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BIPR | Forging Consensus in Crisis: Exit, Voice, and Loyalty in European Integration
Forging Consensus in Crisis: Exit, Voice, and Loyalty in European Integration

April 21, 2023 - 11:30

Matthias Matthijs, Johns Hopkins University SAIS, US

Event Recap

Matthias Matthijs opened the discussion at SAIS by talking about his idea for writing a book. "After Trump's election, I and many others observed that the relationship between the US and Europe was going to be in trouble", stated Matthijs. The European Union (EU) was founded on a set of rules that have run its course. Matthijs stated that in 2017, it was difficult to know what exactly would replace this system.

Matthijs provided a stylized history of European integration, which is often characterized as forged in recurring crises. From the Great Depression and World War II (WWII), all the way to present day War in Ukraine, European integration is described as occurring paradigm shifts during crises. However, even before the war in Ukraine, the Trump administration's disengagement from European security and transatlantic relations began a shift in Europe. A shift that was further hastened by the pandemic and the War in Ukraine. "The pandemic moved Europe toward a next generation EU. The shift in geoeconomic relations has accelerated", said Matthijs.

Matthijs then expressed some frustration at this characterization of European integration. He said a common refrain that is invoked comes from Jean Monnet, that "Europe will be forged in crises and will be the sum of the solutions adopted for those crises." Matthijs' objection to this characterization is based on the fact that there are many crises where things do not change. Even some where things get worse. As a scholar his focus is on understanding "under what conditions do crises lead to radical change?" Matthijs stated that many of the theories on European integration "took the rules-based order for granted". Understanding the macro-foundations of paradigm shifts is important.

Matthijs outlined a framework for understanding these paradigm shifts, depending on the polity level (national or supra-national) and the level of socio-political embeddedness. Through this framework, Matthijs explained the European integration of the past as based on these two macro regimes. The first macro regime, which emerged after the Great Depression and WWII, was focused on full employment. "The trauma in the post-war period was mass unemployment. Higher inflation was tolerated to reach full employment," he stated. By the 1970s, the second macro regime emerged focused on low inflation. This brought about "open" markets and deregulation. "By 2008, this [second] regime ran into trouble", said Matthijs.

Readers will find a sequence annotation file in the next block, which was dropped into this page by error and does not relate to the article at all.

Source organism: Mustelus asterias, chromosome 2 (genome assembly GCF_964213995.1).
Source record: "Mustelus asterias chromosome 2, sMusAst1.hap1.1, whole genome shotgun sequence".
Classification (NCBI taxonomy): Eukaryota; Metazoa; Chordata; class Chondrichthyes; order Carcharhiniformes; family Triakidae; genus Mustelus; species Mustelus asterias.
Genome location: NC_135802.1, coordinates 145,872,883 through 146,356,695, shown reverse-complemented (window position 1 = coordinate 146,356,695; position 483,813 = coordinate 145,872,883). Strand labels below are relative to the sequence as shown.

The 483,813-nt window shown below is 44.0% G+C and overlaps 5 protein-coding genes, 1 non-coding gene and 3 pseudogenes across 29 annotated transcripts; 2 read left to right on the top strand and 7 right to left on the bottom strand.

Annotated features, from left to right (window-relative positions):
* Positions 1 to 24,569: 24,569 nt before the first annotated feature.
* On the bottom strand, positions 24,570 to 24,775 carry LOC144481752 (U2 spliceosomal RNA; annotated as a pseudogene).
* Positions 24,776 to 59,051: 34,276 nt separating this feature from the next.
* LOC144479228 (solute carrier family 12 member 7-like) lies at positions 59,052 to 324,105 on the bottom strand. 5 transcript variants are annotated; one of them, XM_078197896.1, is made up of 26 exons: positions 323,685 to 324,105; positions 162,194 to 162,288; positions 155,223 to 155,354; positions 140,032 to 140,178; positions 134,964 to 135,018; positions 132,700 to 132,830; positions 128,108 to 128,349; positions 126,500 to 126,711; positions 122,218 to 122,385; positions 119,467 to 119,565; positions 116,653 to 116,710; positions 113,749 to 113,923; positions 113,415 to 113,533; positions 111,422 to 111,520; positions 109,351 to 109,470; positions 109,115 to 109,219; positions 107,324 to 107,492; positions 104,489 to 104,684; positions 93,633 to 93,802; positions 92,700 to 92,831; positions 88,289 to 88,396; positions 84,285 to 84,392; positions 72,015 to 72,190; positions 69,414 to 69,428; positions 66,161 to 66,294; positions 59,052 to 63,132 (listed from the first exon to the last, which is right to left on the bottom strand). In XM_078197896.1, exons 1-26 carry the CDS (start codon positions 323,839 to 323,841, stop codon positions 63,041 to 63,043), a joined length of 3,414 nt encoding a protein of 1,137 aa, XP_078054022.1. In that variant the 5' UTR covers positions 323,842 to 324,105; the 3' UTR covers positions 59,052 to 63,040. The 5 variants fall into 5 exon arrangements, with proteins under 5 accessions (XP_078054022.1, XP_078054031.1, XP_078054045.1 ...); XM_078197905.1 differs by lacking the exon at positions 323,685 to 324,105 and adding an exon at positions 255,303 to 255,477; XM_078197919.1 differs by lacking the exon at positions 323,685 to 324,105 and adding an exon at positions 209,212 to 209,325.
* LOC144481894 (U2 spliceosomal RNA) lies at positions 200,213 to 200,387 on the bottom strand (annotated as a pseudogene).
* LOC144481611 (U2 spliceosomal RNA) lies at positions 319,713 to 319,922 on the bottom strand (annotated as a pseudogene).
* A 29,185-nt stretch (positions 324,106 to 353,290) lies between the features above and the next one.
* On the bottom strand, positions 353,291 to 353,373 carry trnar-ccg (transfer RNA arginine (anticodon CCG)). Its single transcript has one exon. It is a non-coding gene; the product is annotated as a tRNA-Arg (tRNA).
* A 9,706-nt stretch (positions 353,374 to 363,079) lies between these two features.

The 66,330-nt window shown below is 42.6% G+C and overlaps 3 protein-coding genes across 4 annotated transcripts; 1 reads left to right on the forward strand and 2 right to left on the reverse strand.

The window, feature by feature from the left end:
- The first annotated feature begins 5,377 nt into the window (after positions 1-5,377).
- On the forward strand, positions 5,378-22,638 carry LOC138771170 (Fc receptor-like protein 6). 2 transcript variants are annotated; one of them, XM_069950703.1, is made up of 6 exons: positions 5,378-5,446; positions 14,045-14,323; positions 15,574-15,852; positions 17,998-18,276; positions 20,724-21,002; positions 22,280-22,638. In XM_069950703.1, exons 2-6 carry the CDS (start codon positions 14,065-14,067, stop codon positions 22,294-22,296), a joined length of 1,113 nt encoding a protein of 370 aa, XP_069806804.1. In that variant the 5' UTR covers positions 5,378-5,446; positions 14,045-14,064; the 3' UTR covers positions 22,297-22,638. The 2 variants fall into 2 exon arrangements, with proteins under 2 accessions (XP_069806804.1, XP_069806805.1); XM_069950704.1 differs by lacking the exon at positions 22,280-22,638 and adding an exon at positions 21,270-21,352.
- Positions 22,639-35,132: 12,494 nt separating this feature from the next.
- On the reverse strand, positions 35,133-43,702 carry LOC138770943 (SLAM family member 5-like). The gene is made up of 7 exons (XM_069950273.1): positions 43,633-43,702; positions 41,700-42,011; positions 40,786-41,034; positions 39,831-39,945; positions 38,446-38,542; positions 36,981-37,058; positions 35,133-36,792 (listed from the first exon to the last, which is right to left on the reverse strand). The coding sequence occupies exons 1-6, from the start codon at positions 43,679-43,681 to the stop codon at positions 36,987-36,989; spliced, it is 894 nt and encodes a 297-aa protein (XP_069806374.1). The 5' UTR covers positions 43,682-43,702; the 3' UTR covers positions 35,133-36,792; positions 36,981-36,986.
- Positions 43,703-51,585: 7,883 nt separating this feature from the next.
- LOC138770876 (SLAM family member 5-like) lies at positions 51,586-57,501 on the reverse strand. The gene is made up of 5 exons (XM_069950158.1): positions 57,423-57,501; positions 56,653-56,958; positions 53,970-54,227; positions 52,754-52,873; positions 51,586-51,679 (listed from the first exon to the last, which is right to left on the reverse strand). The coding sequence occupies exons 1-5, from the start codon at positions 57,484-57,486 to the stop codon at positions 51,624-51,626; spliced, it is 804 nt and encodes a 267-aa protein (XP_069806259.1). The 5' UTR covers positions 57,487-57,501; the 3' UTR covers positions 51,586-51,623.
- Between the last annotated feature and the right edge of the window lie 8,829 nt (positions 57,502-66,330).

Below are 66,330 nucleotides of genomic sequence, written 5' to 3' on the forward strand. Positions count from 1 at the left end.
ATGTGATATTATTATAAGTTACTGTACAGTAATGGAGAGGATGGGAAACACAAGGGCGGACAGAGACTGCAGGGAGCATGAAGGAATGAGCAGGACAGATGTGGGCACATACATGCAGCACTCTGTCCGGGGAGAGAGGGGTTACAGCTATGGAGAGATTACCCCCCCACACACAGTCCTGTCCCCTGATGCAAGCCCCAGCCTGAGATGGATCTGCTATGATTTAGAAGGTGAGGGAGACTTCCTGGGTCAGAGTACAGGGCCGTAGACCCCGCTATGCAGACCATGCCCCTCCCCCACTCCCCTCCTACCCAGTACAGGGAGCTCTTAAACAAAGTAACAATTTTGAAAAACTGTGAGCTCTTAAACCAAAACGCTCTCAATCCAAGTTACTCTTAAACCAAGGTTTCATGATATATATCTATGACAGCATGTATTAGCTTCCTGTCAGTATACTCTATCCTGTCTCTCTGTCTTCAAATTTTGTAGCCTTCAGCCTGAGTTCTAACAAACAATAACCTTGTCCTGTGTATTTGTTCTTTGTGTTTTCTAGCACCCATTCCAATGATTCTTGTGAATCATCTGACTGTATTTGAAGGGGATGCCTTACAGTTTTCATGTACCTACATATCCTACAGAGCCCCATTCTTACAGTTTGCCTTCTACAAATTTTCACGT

These macro regimes each came embedded with risks, which are seen today as high inequality and the reemergence of populism. Matthijs argued that there is now a third macro regime emerging, one focused on the economic and financial system serving higher goals. This macro regime, coupled with the crises of the pandemic and the War in Ukraine, have pushed the EU into a growing consensus that it needs to act more autonomously. The views on how to arrive at "open strategic autonomy" differ widely between small and large EU states. However, Matthijs sees the contours of a more radical policy shift in the current moment.



Full Audio:

Forging Consensus in Crisis: Exit, Voice, and Loyalty in European Integration

hosted by Professor Thomas Row

Matthias Matthijs
Johns Hopkins University SAIS, US

Matthias Matthijs is Associate Professor of International Political Economy at the Johns Hopkins University SAIS.

His research focuses on the politics of economic crises, the role of economic ideas in economic policymaking, and the politics of regional integration. At SAIS, he teaches courses in international relations and comparative politics, and was twice awarded the Max M. Fisher Prize for Excellence in Teaching, in 2011 and 2015. He is also a Senior Fellow for Europe at the Council on Foreign Relations (CFR) and served as the Chair of the European Union Studies Association (EUSA) from 2019 to 2021.

Matthijs is the editor (with Mark Blyth) of The Future of the Euro, published by Oxford University Press in 2015, and author of Ideas and Economic Crises in Britain from Attlee to Blair (1945-2005), published by Routledge in 2011. Matthijs has authored numerous peer reviewed articles that have been published in academic journals. Among various other research and writing projects, he is currently working on a book-length manuscript that delves into the collapse of national elite consensus around European integration.

He previously taught at American University's School of International Service in Washington, DC from 2008 to 2012, and was a visiting assistant professor of international political economy at SAIS Europe in Bologna, Italy during the spring semester of 2010 and the academic year 2016-17. He has also served as a consultant for the World Bank's Foreign Investment Advisory Service (FIAS) from 2005 to 2007 and for the Economist Intelligence Unit from 2009 to 2011.

Dr. Matthijs received his BSc in applied economics from the University of Antwerp in Belgium, and his MA and PhD in international relations from Johns Hopkins University.
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